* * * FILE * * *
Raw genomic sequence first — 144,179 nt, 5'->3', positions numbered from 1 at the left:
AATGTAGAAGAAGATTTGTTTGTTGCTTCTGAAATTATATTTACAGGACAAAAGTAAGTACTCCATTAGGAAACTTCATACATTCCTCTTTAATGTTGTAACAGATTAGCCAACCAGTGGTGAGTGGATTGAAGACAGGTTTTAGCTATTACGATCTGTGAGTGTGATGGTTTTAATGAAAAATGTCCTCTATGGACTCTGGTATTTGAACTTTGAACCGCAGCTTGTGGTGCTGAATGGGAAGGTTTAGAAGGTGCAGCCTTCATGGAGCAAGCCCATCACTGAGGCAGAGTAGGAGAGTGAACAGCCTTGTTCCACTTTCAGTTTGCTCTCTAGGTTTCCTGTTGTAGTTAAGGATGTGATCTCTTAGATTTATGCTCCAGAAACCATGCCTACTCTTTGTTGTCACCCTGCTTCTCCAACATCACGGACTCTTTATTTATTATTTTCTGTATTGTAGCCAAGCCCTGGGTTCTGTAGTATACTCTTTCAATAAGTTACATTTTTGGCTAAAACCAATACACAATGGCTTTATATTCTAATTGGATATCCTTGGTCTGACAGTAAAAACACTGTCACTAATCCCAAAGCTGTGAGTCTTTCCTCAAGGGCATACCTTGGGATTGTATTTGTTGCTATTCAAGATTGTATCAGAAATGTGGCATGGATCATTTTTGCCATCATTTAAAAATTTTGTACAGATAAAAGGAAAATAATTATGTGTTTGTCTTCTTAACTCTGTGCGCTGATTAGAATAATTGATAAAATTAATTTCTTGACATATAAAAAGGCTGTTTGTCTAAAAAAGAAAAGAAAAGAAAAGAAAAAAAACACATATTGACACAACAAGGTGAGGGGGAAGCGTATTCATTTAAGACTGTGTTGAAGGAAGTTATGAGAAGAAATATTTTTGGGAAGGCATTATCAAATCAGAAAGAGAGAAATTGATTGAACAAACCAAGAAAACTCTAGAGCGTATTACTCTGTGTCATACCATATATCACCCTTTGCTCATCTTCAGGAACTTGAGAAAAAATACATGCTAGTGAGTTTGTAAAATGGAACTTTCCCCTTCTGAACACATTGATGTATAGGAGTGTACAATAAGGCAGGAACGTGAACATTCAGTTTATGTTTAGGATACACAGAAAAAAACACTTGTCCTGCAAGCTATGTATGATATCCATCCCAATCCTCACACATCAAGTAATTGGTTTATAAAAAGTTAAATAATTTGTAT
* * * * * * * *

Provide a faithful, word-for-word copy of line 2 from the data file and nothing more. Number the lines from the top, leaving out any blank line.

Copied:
AATGTAGAAGAAGATTTGTTTGTTGCTTCTGAAATTATATTTACAGGACAAAAGTAAGTACTCCATTAGGAAACTTCATACATTCCTCTTTAATGTTGTAACAGATTAGCCAACCAGTGGTGAGTGGATTGAAGACAGGTTTTAGCTATTACGATCTGTGAGTGTGATGGTTTTAATGAAAAATGTCCTCTATGGACTCTGGTATTTGAACTTTGAACCGCAGCTTGTGGTGCTGAATGGGAAGGTTTAGAAGGTGCAGCCTTCATGGAGCAAGCCCATCACTGAGGCAGAGTAGGAGAGTGAACAGCCTTGTTCCACTTTCAGTTTGCTCTCTAGGTTTCCTGTTGTAGTTAAGGATGTGATCTCTTAGATTTATGCTCCAGAAACCATGCCTACTCTTTGTTGTCACCCTGCTTCTCCAACATCACGGACTCTTTATTTATTATTTTCTGTATTGTAGCCAAGCCCTGGGTTCTGTAGTATACTCTTTCAATAAGTTACATTTTTGGCTAAAACCAATACACAATGGCTTTATATTCTAATTGGATATCCTTGGTCTGACAGTAAAAACACTGTCACTAATCCCAAAGCTGTGAGTCTTTCCTCAAGGGCATACCTTGGGATTGTATTTGTTGCTATTCAAGATTGTATCAGAAATGTGGCATGGATCATTTTTGCCATCATTTAAAAATTTTGTACAGATAAAAGGAAAATAATTATGTGTTTGTCTTCTTAACTCTGTGCGCTGATTAGAATAATTGATAAAATTAATTTCTTGACATATAAAAAGGCTGTTTGTCTAAAAAAGAAAAGAAAAGAAAAGAAAAAAAACACATATTGACACAACAAGGTGAGGGGGAAGCGTATTCATTTAAGACTGTGTTGAAGGAAGTTATGAGAAGAAATATTTTTGGGAAGGCATTATCAAATCAGAAAGAGAGAAATTGATTGAACAAACCAAGAAAACTCTAGAGCGTATTACTCTGTGTCATACCATATATCACCCTTTGCTCATCTTCAGGAACTTGAGAAAAAATACATGCTAGTGAGTTTGTAAAATGGAACTTTCCCCTTCTGAACACATTGATGTATAGGAGTGTACAATAAGGCAGGAACGTGAACATTCAGTTTATGTTTAGGATACACAGAAAAAAACACTTGTCCTGCAAGCTATGTATGATATCCATCCCAATCCTCACACATCAAGTAATTGGTTTATAAAAAGTTAAATAATTTGTAT